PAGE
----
Viollet-le-Duc was accused by his critics, in his own time and later, of pursuing the spirit of the gothic style in some of his restorations instead of strict historical accuracy. The British historian and architectural writer John Ruskin wrote in "The Seven Lamps of Architecture" in 1849: "Neither the public, nor those who are responsible for the maintenance of public monuments, understand the true meaning of 'restoration'. It signifies the most complete destruction that an edifice can suffer; a destruction from which not a single vestige can be recovered; a destruction that comes from the false description of the thing destroyed. It is impossible, as impossible as it is to bring the dead back to life, to restore whatever might have been grand or beautiful in architecture....the enterprise is a lie from the beginning to the end." Despite this skepticism, Ruskin expressed his admiration for the historical research and writings of Viollet-le-Duc.
Viollet-le-Duc's restorations sometimes involved non-historical additions, either to assure the stability of the building, or sometimes simply to maintain the harmony of the design. The flèche, or spire of Notre-Dame de Paris, which had been constructed in about 1250, was removed in 1786 after it was damaged by the wind. Viollet-le-Duc designed and constructed a new spire, ornamented with statuary, which was taller than the original and modified to resist the weather, but in harmony with the rest of the design. In the 20th century, his flèche was a target for critics.
He was also criticized later for his modifications of the choir of Notre-Dame, which had been rebuilt in the Louis XIV style during the reign of that king. Viollet-le-Duc took out the old choir, including the altar where Napoleon Bonaparte had been crowned Emperor and replaced them with a gothic altar and decoration which he designed. When he modified the choir, he also constructed new bays with small gothic rose windows modeled on those in the church of Chars, in the Oise Valley. Some historians condemned these restorations as non-historical invention. His defenders pointed out that Viollet-le-Duc did not make any decisions on the restoration of Notre-Dame by himself; all of his plans were approved by Prosper Mérimée, the Inspector of Historical Monuments, and by the Commission of historic monuments.
He was criticized for the abundance of gothic gargoyles, chimeras, fleurons, and pinnacles which he added to Notre-Dame Cathedral. These decorations had existed in the Middle Ages but had largely been removed during the reign of Louis XIV. The last original gargoyles had been taken down in 1813. He modeled the new gargoyles and monsters on examples from other cathedrals of the period.
He was later criticized also for the stained glass windows he designed and had made for the chapels around the ground level of the cathedral, which feature intricate gothic designs in grisaille, which allow more light into the church. The contemporary view of the controversy of his restoration is summarized on a descriptive panel near the altar of the cathedral: "The great restoration, carried to fruition by Viollet-le-Duc following the death of Lassus, supplied new radiance to the Cathedral- whatever reservations one might have about the choices that were made. The work of the nineteenth century is now as much a part of the architectural history of Notre-Dame as that undertaken in previous centuries."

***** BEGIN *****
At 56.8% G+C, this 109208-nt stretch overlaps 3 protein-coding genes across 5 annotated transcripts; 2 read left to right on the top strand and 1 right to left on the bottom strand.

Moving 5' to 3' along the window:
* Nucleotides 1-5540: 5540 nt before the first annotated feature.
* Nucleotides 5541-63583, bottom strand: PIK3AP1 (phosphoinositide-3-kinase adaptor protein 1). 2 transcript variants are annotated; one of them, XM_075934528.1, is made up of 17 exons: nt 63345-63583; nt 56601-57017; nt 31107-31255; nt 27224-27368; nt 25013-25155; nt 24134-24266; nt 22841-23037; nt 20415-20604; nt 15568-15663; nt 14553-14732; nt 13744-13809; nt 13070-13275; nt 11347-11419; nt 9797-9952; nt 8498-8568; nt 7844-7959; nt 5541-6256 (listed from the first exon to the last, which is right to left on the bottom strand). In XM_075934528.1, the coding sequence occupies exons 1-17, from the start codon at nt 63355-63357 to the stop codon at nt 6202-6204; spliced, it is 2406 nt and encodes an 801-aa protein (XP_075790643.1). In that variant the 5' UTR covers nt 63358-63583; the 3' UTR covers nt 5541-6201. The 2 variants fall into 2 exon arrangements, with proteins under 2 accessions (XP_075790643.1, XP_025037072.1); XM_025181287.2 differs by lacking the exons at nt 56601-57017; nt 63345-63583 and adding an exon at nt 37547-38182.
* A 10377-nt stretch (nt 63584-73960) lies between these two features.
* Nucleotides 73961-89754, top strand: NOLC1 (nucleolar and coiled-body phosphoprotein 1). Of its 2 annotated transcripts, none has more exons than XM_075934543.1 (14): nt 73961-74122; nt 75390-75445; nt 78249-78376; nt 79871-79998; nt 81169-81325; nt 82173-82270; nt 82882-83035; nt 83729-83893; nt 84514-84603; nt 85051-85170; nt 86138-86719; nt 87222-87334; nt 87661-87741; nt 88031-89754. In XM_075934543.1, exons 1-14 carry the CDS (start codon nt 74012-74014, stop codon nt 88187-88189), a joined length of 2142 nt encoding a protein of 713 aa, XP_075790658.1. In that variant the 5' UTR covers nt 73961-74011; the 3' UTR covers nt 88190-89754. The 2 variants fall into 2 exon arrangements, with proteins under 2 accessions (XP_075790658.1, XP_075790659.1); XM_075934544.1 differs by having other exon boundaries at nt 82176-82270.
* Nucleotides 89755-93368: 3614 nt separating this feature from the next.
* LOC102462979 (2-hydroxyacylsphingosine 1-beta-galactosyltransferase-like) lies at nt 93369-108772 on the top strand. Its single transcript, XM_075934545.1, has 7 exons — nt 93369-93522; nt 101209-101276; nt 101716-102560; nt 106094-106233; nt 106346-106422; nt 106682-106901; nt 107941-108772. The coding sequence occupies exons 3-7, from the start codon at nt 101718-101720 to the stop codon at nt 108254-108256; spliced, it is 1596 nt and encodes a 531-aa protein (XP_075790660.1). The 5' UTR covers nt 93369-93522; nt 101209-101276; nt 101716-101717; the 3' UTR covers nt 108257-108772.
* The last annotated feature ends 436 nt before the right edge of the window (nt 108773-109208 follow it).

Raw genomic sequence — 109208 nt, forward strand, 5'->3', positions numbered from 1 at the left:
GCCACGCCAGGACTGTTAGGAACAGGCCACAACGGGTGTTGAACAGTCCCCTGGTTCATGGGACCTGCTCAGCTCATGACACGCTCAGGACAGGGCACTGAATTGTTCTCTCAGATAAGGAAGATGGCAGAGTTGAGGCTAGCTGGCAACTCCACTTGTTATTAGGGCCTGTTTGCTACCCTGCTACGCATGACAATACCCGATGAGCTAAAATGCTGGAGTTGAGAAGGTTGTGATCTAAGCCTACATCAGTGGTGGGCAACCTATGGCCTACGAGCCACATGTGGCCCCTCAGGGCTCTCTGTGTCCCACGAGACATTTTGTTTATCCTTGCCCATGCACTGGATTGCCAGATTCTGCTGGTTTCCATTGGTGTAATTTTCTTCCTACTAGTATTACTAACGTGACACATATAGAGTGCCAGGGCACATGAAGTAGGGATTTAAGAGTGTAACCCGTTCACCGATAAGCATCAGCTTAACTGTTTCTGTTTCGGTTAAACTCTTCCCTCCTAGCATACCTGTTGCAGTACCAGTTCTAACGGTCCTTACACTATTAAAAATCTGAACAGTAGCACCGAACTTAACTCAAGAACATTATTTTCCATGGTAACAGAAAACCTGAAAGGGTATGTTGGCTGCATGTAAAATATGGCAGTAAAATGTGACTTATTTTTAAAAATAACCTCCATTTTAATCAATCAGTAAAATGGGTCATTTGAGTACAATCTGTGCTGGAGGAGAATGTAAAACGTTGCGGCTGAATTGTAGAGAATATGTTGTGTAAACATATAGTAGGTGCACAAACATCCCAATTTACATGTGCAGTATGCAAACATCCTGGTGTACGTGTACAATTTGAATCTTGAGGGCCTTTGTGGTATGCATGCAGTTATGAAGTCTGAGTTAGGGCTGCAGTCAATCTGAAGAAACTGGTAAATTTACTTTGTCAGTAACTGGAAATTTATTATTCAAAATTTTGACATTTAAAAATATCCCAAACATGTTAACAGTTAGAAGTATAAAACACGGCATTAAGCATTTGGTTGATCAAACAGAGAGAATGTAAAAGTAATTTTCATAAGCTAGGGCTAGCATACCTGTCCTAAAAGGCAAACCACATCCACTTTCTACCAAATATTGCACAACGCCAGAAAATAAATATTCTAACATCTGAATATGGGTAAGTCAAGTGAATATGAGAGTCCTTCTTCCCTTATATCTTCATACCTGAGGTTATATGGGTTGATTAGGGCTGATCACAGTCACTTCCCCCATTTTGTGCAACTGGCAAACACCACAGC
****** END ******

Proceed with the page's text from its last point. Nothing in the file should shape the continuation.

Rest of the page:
The restoration of ramparts of Carcassonne was also criticized in the 20th century. His critics pointed out that the pointed caps of the towers he constructed were more typical of northern France, not the region where Carcassonne was located, near the Spanish border. His critics also claimed that Viollet-le-Duc sought a "condition of completeness" which never actually existed at any given time. The principal counter-argument made by Viollet-le-Duc's defenders was that, without his prompt restorations, many of the buildings that he restored would have been lost, and that he did the best that he could with the knowledge that was then available.
Existing buildings designed and constructed by Viollet-le-Duc
- His residence and studio, 68 Rue Condorcet, 9th arrondissement, Paris (1862)
- 28 rue de Liège, Paris
- 15 rue de Douai, Paris
- 23 rue Chauchat, Paris
Partial list of restorations
- Basilica of St. Mary Magdalene in Vézelay
- St. Martin in Clamecy
- Notre-Dame in Paris
- Sainte-Chapelle in Paris (under Félix Duban)
- Basilica of St. Denis near Paris
- St. Louis in Poissy
- Notre-Dame in Semur-en-Auxois
- Basilica of St. Nazarius and St. Celsus in Carcasonne
- Basilica of St. Sernin, Toulouse
- Notre-Dame in Lausanne, Switzerland
- Town halls
- Château de Roquetaillade, in Bordeaux
- Château de Pierrefonds
- Fortified city of Carcassonne
- Château de Coucy
- Antoing in Belgium
- Château de Vincennes, Paris
- Château d'Amboise, Amboise
Restorations by Viollet-le-Duc
Notre-Dame de Paris (restored 1845–1870)
Basilica of Saint-Sernin, Toulouse (restored in the 1860s to the 1880s)
Château de Pierrefonds (carried out 1857–1885)
Lausanne Cathedral, Switzerland (Restored 1874–1910)
Throughout his career Viollet-le-Duc made notes and drawings, not only for the buildings he was working on but also on Romanesque, Gothic and Renaissance buildings that were to be soon demolished. His notes were useful when preparing his published works. His study of medieval and Renaissance periods was not limited to architecture but extended also to such areas as furniture, clothing, musical instruments, armament, and geology.
His work was published, first in serial form, and then as full-scale books, as: